Vairaatoa, the old chief of Tai'arapu, who had desired the revival of the presentation system in 1827, now openly defied the decision of the Assembly and the laws, and encouraged three other ari'i of Tai'arapu, Taaviri, Tapuni and Rora, to comply with the Queen's request. As a result, they went ahead with the ceremony. The principal ari'is now insisted that the four rebellious chiefs should be judged. The rebels evaded their trial at Tai'arapu, and joined the Queen at Pare. She, in turn, fled to the islet of Motu uta in the harbour at Papeete. In this affair Darling, Nott, Davies, Wilson and Henry advised the chiefs, as they were afraid all the laws would be broken. Orsmond was regarded as having betrayed his brethren, and from then on his relations with them were somewhat strained.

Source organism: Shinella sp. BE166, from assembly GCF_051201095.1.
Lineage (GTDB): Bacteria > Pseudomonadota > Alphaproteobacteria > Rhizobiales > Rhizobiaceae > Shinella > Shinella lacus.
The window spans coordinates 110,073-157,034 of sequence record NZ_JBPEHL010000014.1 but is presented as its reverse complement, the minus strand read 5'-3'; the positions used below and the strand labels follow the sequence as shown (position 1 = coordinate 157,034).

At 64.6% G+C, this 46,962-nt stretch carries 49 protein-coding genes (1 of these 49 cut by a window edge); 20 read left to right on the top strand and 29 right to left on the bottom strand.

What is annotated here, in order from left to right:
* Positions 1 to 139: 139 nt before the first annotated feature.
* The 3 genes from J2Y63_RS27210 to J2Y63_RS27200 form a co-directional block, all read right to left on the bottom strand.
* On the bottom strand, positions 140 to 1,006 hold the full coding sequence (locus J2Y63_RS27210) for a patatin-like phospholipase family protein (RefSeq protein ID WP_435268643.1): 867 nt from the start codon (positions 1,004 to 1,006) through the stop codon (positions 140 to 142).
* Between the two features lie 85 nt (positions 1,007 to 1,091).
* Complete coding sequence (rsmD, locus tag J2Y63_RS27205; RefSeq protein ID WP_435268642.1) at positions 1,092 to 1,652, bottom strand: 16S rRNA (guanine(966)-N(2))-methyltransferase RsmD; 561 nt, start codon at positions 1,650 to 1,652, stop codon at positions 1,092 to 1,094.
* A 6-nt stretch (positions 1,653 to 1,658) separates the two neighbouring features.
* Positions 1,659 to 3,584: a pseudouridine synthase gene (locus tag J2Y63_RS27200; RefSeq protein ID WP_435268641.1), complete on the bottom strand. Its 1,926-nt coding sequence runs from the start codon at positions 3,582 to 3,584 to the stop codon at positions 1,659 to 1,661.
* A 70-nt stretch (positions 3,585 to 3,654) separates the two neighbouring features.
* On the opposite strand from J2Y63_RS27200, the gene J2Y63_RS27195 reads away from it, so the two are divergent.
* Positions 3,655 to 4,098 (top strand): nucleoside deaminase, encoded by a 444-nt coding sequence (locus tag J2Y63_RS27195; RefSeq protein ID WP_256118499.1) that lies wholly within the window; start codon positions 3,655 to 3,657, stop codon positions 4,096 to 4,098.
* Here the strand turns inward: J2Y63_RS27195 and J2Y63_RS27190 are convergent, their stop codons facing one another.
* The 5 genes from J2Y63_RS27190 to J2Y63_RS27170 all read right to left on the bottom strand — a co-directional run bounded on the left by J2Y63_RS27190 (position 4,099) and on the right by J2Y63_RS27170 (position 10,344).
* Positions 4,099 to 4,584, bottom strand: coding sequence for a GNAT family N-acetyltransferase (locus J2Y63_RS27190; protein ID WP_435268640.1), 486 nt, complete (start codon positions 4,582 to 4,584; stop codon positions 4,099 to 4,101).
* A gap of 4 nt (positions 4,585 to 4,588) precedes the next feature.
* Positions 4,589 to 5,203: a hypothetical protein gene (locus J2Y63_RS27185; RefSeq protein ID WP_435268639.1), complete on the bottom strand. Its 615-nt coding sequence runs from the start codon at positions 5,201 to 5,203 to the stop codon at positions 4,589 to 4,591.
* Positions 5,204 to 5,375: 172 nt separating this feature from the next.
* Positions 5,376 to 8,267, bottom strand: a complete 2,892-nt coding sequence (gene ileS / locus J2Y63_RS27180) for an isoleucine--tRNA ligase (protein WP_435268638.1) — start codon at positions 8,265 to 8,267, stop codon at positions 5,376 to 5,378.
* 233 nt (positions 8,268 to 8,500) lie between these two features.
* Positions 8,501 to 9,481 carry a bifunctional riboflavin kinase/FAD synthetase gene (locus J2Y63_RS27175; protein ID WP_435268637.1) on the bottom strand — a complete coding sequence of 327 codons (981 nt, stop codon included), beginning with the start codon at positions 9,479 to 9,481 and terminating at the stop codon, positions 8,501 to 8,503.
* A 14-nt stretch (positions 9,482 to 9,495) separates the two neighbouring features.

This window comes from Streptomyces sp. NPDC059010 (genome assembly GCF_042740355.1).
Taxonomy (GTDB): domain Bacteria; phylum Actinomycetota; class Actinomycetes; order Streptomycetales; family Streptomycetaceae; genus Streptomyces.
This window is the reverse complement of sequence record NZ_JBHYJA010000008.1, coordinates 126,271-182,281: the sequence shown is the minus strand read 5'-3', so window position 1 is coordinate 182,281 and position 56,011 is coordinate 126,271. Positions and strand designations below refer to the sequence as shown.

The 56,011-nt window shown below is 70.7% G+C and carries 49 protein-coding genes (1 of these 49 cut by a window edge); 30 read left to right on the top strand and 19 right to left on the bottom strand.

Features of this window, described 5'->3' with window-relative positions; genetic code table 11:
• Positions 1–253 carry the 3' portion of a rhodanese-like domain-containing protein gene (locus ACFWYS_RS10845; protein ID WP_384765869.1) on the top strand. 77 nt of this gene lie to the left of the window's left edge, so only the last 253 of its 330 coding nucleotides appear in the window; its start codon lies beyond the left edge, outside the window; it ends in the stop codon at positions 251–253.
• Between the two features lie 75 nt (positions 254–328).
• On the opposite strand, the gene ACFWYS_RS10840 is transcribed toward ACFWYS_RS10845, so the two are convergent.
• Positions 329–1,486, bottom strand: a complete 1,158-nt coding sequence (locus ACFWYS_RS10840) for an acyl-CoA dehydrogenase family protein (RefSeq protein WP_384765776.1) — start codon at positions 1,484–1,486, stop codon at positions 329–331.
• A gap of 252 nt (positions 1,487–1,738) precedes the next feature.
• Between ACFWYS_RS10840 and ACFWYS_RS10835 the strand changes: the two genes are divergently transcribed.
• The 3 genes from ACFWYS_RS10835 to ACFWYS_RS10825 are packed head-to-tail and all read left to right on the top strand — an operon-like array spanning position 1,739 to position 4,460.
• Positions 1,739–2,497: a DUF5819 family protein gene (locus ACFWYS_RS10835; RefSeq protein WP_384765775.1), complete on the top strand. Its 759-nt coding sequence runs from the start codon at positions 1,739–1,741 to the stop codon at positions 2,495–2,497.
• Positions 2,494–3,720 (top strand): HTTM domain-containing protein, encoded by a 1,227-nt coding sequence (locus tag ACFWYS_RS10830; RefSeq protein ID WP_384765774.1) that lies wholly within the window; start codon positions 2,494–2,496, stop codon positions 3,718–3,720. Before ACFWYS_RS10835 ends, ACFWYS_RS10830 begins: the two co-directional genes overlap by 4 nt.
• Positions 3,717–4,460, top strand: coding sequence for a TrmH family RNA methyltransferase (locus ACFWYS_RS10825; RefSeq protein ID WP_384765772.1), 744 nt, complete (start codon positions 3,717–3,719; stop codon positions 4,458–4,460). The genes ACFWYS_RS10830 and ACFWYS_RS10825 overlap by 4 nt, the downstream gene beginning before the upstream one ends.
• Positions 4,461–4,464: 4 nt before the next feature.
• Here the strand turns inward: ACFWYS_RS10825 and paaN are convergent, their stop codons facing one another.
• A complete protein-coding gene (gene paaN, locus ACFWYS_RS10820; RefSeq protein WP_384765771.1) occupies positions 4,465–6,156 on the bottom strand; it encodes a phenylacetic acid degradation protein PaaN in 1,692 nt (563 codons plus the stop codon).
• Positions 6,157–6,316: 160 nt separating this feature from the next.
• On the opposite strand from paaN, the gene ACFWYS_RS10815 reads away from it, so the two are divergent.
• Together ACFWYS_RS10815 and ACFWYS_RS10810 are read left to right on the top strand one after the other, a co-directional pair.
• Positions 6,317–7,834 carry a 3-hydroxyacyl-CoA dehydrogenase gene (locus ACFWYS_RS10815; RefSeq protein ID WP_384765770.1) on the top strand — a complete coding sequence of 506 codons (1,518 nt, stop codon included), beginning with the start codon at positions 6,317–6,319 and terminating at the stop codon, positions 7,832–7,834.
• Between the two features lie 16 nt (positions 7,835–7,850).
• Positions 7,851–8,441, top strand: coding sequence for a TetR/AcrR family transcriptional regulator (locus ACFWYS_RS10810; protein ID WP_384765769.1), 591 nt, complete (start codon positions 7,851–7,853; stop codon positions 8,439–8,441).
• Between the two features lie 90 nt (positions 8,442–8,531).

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Some of the chiefs threatened to come to Papeete under arms, and remove the rebel chief from the Queen's protection. In March, Pomare appealed to Williams and Barff, who agreed to help if she would reestablish the laws and give up her demands for the presentation of cloth. Captain Sandilands of the Comet, 101 who was also at Papeete, took part in the mediation, and he and Pritchard endeavoured to prevent the chiefs from resorting to force. They, however, would not disband until the offenders had been given up. The Queen compromised by giving up Vaira'atoa, and 'Oto'ore and Ua, two chiefs of Pare. Utami went to Motu uta and judged these three persons, deprived them of their office, and sent them to other districts. The other “vagabonds”—as Wilson termed them—Tapuni, Ta'aviri and Rora were not given up. 102 Darling asserts that the four Tai'arapu chiefs, who had presented the tribute, had all embraced the Mamaia doctrines. 103 At the end of March 1831, Davies wrote deprecatingly of the “wicked young Queen and her gang” of tutae'auris, and the “wicked example” of Mahine, Rora and Ta'aviri, in supporting the Queen “in trampling the laws”. 104 He said that Pare was a place of thieving, adultery and drunkenness. The Queen herself returned to Papeete on 2 April, and re-instituted the laws at a public meeting.